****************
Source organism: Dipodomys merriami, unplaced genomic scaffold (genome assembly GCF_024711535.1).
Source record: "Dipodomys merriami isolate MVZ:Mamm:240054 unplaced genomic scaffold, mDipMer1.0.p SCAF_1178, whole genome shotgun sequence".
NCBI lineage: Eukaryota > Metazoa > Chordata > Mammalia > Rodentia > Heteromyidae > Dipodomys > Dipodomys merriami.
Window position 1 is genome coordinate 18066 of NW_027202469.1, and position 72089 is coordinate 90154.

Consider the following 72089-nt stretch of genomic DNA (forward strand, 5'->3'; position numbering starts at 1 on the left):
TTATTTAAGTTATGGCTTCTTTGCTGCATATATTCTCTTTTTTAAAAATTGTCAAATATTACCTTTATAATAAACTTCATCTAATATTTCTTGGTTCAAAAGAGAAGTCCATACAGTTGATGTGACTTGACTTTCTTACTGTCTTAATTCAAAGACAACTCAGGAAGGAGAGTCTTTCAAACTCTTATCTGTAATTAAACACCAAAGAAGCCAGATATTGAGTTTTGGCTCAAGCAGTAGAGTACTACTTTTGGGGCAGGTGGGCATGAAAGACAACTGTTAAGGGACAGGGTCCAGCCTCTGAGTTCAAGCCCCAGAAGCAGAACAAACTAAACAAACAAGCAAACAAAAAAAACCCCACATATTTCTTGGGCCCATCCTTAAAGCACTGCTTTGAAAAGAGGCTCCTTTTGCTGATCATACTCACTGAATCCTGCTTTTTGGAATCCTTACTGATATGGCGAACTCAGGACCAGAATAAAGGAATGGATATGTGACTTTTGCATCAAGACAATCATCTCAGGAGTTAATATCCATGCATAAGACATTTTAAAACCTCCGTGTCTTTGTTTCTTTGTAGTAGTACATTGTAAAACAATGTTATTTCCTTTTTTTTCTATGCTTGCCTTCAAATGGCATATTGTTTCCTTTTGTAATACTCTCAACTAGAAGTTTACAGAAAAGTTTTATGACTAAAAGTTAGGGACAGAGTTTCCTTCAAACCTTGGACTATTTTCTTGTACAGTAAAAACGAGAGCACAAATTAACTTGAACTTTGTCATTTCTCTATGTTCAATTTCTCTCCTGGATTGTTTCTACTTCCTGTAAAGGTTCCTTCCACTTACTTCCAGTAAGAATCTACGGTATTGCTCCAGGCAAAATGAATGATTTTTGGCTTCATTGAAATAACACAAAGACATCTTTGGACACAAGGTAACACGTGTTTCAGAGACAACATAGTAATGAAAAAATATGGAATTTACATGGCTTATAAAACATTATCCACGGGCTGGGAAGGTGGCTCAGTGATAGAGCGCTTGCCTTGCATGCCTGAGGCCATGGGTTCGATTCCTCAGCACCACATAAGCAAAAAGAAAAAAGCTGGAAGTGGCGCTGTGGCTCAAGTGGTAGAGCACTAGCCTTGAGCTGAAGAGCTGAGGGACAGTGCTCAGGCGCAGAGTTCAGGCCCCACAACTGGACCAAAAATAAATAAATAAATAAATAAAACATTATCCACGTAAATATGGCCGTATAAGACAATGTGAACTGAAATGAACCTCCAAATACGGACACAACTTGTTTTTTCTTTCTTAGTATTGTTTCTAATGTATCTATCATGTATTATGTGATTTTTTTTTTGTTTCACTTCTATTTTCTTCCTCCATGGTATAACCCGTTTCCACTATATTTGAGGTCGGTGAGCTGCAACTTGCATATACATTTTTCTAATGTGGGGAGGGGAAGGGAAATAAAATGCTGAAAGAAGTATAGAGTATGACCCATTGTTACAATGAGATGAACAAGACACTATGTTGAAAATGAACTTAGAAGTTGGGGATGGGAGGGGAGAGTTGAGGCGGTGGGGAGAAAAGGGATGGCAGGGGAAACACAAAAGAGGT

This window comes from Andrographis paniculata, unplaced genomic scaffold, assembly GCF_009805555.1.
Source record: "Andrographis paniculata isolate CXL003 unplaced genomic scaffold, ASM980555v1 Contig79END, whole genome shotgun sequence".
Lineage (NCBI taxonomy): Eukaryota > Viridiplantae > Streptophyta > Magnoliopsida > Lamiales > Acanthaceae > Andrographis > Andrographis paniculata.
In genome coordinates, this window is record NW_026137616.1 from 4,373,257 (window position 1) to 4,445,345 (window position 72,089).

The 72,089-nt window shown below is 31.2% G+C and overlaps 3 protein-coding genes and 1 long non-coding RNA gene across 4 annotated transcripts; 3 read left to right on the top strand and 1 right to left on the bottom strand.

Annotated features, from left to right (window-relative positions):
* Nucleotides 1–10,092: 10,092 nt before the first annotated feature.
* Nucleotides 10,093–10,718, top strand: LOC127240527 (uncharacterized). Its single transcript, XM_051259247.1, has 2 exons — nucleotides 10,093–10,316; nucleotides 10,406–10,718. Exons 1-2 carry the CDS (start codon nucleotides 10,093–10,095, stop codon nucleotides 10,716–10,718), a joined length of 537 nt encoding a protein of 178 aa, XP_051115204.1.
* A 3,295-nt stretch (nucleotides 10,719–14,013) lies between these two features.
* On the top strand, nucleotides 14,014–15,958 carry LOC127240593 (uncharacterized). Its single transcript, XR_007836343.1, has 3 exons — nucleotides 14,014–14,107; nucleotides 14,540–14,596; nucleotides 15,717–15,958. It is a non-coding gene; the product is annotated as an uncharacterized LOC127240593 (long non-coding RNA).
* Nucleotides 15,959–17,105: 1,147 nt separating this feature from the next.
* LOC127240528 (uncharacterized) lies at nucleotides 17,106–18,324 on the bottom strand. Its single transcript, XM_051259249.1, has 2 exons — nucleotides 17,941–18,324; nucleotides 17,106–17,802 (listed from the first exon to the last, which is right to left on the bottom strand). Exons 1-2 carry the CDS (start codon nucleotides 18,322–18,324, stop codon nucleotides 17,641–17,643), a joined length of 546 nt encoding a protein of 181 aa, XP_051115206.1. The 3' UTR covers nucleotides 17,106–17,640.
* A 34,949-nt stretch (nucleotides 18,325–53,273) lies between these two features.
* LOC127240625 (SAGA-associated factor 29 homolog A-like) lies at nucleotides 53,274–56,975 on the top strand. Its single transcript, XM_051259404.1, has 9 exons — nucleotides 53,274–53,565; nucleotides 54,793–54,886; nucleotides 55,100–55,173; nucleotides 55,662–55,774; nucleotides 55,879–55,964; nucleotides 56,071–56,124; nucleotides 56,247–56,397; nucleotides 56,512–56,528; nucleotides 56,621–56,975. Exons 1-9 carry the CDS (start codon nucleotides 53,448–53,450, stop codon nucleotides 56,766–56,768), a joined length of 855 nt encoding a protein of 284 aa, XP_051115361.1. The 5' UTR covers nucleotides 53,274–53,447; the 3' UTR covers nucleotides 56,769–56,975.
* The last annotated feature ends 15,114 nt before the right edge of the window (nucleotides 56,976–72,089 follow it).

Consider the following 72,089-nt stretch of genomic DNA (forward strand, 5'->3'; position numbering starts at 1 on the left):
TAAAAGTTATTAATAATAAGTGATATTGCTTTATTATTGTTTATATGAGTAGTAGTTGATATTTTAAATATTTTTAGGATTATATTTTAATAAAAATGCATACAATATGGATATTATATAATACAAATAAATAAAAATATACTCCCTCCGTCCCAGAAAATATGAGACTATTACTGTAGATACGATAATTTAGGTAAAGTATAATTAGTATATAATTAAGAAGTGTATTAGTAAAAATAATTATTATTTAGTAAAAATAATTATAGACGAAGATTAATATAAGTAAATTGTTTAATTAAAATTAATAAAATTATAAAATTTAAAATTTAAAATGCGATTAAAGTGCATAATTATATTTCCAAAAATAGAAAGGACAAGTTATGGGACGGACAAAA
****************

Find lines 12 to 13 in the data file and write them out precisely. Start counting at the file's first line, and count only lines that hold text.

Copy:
Annotated features, from left to right (window-relative positions):
* Nucleotides 1–10,092: 10,092 nt before the first annotated feature.